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Turkey Oak TreeTurkey Oak Tree

Turkey Oak, Large Trees

Quercus cerris (Standard)

The details

Delivered in Large Sizes
  • European. Fastest growing oak.
  • Other Sizes: Bareroot Saplings.
  • Max. Height: 30m
  • Bareroot Delivery: Nov-Mar
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Description

Quercus cerris: Bareroot Turkey Oak Trees in Standard Sizes

The Turkey Oak, Quercus cerris, is a grand, spreading tree that makes a handsome specimen for a park or large garden. They have neater, more oval shaped leaves than a native oak and its acorn-cups are covered with green growth, like a thick moss. The autumn colour is a rich bronze-brown that makes a good backdrop for other trees with brighter leaves.
They are vigorous for an Oak, and can reach a height of about 25-30 metres.
Standard trees are the largest size that we deliver; you can also buy younger Turkey Oak saplings.
Browse our other Oak tree varieties, or all of our trees.


Delivery season: Oak trees are delivered bareroot during late autumn and winter, approximately November-March inclusive.
Choosing a size: Small trees are cheaper, easier to handle and more forgiving of less than ideal aftercare, so they are best for a big planting project. If instant impact is your priority, or if you are only buying a few plants for use in a place where it is convenient to water them well in their first year, then you may as well use bigger ones. All our bareroot trees are measured by their height in centimetres above the ground (the roots aren't measured).

Features:

  • Height: 25-30m
  • Soil: Any well drained
  • Vigorous, wind resistant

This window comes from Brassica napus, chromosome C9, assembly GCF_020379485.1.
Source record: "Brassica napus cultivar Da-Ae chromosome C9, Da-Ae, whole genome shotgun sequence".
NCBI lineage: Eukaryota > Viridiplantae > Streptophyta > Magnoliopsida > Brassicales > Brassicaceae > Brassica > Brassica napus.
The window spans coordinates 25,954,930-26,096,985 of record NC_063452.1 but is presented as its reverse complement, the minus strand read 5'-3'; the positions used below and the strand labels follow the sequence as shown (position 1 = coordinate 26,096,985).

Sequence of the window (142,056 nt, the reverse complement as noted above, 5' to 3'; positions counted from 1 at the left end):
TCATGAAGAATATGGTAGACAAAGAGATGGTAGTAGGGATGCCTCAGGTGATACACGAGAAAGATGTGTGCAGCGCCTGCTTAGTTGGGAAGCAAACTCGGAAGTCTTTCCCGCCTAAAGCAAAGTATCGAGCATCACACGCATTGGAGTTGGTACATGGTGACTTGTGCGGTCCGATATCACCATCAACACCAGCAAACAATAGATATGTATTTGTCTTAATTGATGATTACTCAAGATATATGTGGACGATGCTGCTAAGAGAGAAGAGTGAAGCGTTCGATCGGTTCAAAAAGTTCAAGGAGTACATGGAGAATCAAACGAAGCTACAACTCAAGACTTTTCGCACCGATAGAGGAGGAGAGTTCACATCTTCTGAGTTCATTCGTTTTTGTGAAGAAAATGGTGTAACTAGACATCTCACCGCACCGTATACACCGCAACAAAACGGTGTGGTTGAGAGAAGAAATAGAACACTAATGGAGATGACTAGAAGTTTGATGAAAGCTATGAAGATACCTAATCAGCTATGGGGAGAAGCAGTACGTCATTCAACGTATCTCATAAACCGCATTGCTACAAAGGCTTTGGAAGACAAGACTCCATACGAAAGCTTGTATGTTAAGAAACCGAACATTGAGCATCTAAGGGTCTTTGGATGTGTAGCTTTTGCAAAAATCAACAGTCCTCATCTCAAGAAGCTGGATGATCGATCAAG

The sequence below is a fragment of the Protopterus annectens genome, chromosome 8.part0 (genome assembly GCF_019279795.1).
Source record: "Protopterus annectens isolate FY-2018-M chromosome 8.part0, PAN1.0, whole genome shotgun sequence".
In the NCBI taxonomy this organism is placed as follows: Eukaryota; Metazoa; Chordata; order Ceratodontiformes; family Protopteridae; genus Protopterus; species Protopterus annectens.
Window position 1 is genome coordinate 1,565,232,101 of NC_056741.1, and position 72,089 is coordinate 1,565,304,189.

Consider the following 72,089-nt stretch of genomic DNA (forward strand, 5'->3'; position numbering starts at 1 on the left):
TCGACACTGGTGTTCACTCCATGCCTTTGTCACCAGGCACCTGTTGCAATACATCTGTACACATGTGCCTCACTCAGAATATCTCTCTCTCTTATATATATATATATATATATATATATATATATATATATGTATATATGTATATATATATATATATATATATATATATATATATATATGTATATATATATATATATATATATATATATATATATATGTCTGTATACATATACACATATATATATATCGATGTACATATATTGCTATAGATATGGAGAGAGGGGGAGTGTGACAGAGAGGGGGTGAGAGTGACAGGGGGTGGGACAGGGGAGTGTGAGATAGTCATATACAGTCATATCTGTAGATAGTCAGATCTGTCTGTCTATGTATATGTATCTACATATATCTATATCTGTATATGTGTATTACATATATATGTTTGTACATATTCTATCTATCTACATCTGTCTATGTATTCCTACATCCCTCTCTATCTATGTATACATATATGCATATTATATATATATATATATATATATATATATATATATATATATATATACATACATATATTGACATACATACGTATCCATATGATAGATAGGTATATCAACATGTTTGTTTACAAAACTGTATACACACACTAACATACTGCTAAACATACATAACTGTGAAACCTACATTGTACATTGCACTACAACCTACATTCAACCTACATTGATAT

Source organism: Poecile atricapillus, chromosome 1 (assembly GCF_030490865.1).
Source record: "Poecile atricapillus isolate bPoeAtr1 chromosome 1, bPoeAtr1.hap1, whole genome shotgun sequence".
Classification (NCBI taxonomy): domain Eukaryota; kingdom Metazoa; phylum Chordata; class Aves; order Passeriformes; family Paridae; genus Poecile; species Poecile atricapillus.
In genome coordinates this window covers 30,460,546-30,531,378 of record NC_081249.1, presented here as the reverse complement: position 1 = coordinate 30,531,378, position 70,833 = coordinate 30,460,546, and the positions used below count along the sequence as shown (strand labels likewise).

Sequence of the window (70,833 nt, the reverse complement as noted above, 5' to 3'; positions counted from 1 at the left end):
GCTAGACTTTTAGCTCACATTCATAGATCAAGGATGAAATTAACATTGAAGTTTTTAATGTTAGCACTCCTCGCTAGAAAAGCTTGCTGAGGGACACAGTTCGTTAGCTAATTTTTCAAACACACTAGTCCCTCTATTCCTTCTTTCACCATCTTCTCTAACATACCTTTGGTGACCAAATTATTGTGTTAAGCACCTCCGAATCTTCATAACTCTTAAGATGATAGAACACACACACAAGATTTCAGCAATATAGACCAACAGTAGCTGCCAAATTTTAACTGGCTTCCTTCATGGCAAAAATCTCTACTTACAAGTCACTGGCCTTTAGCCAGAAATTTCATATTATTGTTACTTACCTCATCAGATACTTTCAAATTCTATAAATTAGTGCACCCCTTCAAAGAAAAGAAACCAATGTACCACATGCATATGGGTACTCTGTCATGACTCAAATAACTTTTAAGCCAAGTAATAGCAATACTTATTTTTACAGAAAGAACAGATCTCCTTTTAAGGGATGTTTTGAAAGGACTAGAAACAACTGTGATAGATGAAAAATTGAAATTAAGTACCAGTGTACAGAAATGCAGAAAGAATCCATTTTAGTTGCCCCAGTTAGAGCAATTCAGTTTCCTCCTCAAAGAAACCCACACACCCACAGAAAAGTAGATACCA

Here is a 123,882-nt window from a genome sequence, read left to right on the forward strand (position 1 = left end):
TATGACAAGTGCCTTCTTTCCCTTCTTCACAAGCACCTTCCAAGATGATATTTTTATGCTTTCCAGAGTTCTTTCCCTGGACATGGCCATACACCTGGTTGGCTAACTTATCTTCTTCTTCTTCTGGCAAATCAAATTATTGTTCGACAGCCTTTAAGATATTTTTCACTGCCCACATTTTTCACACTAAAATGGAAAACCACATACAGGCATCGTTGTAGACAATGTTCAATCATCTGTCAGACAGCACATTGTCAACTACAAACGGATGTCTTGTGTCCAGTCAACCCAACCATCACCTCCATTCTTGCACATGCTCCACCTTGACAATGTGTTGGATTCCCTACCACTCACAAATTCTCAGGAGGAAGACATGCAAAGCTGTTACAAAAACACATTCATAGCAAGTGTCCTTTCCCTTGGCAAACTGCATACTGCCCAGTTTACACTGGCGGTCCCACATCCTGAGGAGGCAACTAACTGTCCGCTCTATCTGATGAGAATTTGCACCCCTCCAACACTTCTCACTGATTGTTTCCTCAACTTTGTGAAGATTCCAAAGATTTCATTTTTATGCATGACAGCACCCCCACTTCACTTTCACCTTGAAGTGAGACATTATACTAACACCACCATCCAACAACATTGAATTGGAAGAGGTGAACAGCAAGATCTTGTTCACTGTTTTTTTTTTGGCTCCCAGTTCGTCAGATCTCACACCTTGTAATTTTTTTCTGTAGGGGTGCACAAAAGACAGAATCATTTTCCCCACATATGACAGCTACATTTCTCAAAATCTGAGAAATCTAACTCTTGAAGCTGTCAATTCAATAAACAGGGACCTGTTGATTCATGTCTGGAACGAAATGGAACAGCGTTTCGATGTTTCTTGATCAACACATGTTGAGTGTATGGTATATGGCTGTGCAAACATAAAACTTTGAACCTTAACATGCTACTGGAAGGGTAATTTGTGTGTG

• Bareroot delivery only: November-March

Growing Turkey Oaks

This hardy tree thrives in any well-drained soil. It loves chalky soil in general, but may not be wind resistant on shallow chalk rock if its tap root can't find a way down. Otherwise, it is great for exposed coastal locations.

It is shade-tolerant when it is young.

Did You Know?

This European tree's native range is from the South of France through to Turkey, and has been growing wild in Britain for several hundred years. There is a record of it being cultivated in 1735 that suggests that it was already well established here. It is a poor timber tree because it cracks easily, but the dense wood burns very well.

Turkey Oaks host Knopper Gall wasps, which reduce the ability of native oaks to produce viable acorns. This was a big scare in the 1960's, but since then it has become clear that the problem is not as bad as predicted (first time for everything, eh), partly because birds love eating the wasps. Still, the Ministry of Defence has banned them on its property, and turned all of theirs into obstacle courses in the late 1990's.

Other common names: Bitter, Iron, Manna, Mossy-cupped, Austrian, and Wainscot Oak.

Standard trees are measured by their girth in centimetres 1 metre above ground level: their trunk's waist measurement. Unlike sapling trees and hedge plants, standards aren't measured by their height, which will vary quite a bit both between and within species.
So, a 6/8cm standard tree has a trunk with a circumference of 6-8cm and an 8/10 standard has a trunk 8-10cm around. This measurement makes no difference to the tree's final height.
On average, standard trees are 2-3.5 metres tall when they arrive, but we cannot tell you precisely how tall your trees will be before we deliver them.

Planting Instructions

Notes on planting Turkey Oak:
Turkey Oak trees are very versatile, growing on any well drained, reasonably fertile soil. They are hardy and suitable for exposed locations near the sea.

Prepare your site before planting:
Dig a hole at least twice the size of the tree's root system. Mix in well rotted compost or manure to improve the soil. These trees will need a stake and tie and we always recommend using Rootgrow

After you plant a tree, the most important thing to do is water it in dry weather. You will also need to weed around the plants. Watering should be thorough, so the ground is soaked. Let the soil almost dry out before watering again. Watering & weeding will be necessary for at least a year after planting.

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